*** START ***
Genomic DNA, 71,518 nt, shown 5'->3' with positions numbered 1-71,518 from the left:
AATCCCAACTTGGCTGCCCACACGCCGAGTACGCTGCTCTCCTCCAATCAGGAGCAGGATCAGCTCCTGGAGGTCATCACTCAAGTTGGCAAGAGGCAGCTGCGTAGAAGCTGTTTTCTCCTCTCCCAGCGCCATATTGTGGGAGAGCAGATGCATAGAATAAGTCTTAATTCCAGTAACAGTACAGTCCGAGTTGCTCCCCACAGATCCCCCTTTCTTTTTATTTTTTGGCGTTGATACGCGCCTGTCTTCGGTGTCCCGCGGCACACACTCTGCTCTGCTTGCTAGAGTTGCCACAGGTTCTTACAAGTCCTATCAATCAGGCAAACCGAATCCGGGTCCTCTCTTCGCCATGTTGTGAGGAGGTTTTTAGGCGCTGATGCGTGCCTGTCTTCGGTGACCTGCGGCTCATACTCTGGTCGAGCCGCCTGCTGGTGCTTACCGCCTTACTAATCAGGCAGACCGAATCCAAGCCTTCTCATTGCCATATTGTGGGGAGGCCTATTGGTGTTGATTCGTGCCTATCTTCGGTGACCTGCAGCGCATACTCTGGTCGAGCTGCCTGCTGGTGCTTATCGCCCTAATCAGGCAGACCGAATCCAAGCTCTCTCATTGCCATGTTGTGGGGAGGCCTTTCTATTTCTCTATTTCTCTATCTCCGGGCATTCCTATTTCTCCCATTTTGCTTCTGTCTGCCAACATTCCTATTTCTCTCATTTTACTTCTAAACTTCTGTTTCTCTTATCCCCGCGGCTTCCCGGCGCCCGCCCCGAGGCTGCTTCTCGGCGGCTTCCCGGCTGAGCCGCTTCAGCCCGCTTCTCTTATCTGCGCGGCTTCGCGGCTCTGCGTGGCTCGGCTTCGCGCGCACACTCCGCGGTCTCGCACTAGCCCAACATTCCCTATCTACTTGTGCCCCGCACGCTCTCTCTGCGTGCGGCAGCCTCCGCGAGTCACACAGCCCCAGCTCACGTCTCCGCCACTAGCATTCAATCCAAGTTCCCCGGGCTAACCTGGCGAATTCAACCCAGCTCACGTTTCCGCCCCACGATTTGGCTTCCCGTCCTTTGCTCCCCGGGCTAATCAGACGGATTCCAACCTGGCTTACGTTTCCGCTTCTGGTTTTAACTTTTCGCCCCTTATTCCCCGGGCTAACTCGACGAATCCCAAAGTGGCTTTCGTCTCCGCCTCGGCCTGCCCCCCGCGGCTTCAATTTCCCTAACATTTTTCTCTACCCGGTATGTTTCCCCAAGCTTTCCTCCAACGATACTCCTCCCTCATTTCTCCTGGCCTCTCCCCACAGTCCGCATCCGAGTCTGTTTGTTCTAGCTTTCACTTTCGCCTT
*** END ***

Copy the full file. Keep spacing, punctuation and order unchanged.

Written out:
Genomic DNA, 71,518 nt, shown 5'->3' with positions numbered 1-71,518 from the left:
AATCCCAACTTGGCTGCCCACACGCCGAGTACGCTGCTCTCCTCCAATCAGGAGCAGGATCAGCTCCTGGAGGTCATCACTCAAGTTGGCAAGAGGCAGCTGCGTAGAAGCTGTTTTCTCCTCTCCCAGCGCCATATTGTGGGAGAGCAGATGCATAGAATAAGTCTTAATTCCAGTAACAGTACAGTCCGAGTTGCTCCCCACAGATCCCCCTTTCTTTTTATTTTTTGGCGTTGATACGCGCCTGTCTTCGGTGTCCCGCGGCACACACTCTGCTCTGCTTGCTAGAGTTGCCACAGGTTCTTACAAGTCCTATCAATCAGGCAAACCGAATCCGGGTCCTCTCTTCGCCATGTTGTGAGGAGGTTTTTAGGCGCTGATGCGTGCCTGTCTTCGGTGACCTGCGGCTCATACTCTGGTCGAGCCGCCTGCTGGTGCTTACCGCCTTACTAATCAGGCAGACCGAATCCAAGCCTTCTCATTGCCATATTGTGGGGAGGCCTATTGGTGTTGATTCGTGCCTATCTTCGGTGACCTGCAGCGCATACTCTGGTCGAGCTGCCTGCTGGTGCTTATCGCCCTAATCAGGCAGACCGAATCCAAGCTCTCTCATTGCCATGTTGTGGGGAGGCCTTTCTATTTCTCTATTTCTCTATCTCCGGGCATTCCTATTTCTCCCATTTTGCTTCTGTCTGCCAACATTCCTATTTCTCTCATTTTACTTCTAAACTTCTGTTTCTCTTATCCCCGCGGCTTCCCGGCGCCCGCCCCGAGGCTGCTTCTCGGCGGCTTCCCGGCTGAGCCGCTTCAGCCCGCTTCTCTTATCTGCGCGGCTTCGCGGCTCTGCGTGGCTCGGCTTCGCGCGCACACTCCGCGGTCTCGCACTAGCCCAACATTCCCTATCTACTTGTGCCCCGCACGCTCTCTCTGCGTGCGGCAGCCTCCGCGAGTCACACAGCCCCAGCTCACGTCTCCGCCACTAGCATTCAATCCAAGTTCCCCGGGCTAACCTGGCGAATTCAACCCAGCTCACGTTTCCGCCCCACGATTTGGCTTCCCGTCCTTTGCTCCCCGGGCTAATCAGACGGATTCCAACCTGGCTTACGTTTCCGCTTCTGGTTTTAACTTTTCGCCCCTTATTCCCCGGGCTAACTCGACGAATCCCAAAGTGGCTTTCGTCTCCGCCTCGGCCTGCCCCCCGCGGCTTCAATTTCCCTAACATTTTTCTCTACCCGGTATGTTTCCCCAAGCTTTCCTCCAACGATACTCCTCCCTCATTTCTCCTGGCCTCTCCCCACAGTCCGCATCCGAGTCTGTTTGTTCTAGCTTTCACTTTCGCCTT